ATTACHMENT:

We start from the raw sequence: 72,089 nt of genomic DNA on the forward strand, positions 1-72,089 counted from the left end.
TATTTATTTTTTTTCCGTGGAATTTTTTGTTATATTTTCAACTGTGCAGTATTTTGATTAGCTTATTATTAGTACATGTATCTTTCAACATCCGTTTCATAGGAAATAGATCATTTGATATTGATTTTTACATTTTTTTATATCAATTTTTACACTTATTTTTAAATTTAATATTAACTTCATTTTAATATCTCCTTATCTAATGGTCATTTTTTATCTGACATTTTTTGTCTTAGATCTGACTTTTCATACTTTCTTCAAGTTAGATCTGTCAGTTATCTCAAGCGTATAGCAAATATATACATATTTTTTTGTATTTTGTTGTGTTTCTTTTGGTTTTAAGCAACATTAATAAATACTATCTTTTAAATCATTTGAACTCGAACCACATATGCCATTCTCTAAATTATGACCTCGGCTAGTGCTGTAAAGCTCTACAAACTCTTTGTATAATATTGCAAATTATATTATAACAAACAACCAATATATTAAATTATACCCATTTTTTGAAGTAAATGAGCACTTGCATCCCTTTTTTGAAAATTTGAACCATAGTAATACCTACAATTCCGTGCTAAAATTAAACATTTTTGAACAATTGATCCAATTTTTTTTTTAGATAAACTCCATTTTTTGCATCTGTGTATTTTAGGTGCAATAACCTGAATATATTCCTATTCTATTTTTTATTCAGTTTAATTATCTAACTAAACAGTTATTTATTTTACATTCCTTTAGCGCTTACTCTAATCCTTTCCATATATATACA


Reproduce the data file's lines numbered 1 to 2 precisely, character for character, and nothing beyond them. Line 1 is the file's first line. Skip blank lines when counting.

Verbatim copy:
We start from the raw sequence: 72,089 nt of genomic DNA on the forward strand, positions 1-72,089 counted from the left end.
TATTTATTTTTTTTCCGTGGAATTTTTTGTTATATTTTCAACTGTGCAGTATTTTGATTAGCTTATTATTAGTACATGTATCTTTCAACATCCGTTTCATAGGAAATAGATCATTTGATATTGATTTTTACATTTTTTTATATCAATTTTTACACTTATTTTTAAATTTAATATTAACTTCATTTTAATATCTCCTTATCTAATGGTCATTTTTTATCTGACATTTTTTGTCTTAGATCTGACTTTTCATACTTTCTTCAAGTTAGATCTGTCAGTTATCTCAAGCGTATAGCAAATATATACATATTTTTTTGTATTTTGTTGTGTTTCTTTTGGTTTTAAGCAACATTAATAAATACTATCTTTTAAATCATTTGAACTCGAACCACATATGCCATTCTCTAAATTATGACCTCGGCTAGTGCTGTAAAGCTCTACAAACTCTTTGTATAATATTGCAAATTATATTATAACAAACAACCAATATATTAAATTATACCCATTTTTTGAAGTAAATGAGCACTTGCATCCCTTTTTTGAAAATTTGAACCATAGTAATACCTACAATTCCGTGCTAAAATTAAACATTTTTGAACAATTGATCCAATTTTTTTTTTAGATAAACTCCATTTTTTGCATCTGTGTATTTTAGGTGCAATAACCTGAATATATTCCTATTCTATTTTTTATTCAGTTTAATTATCTAACTAAACAGTTATTTATTTTACATTCCTTTAGCGCTTACTCTAATCCTTTCCATATATATACA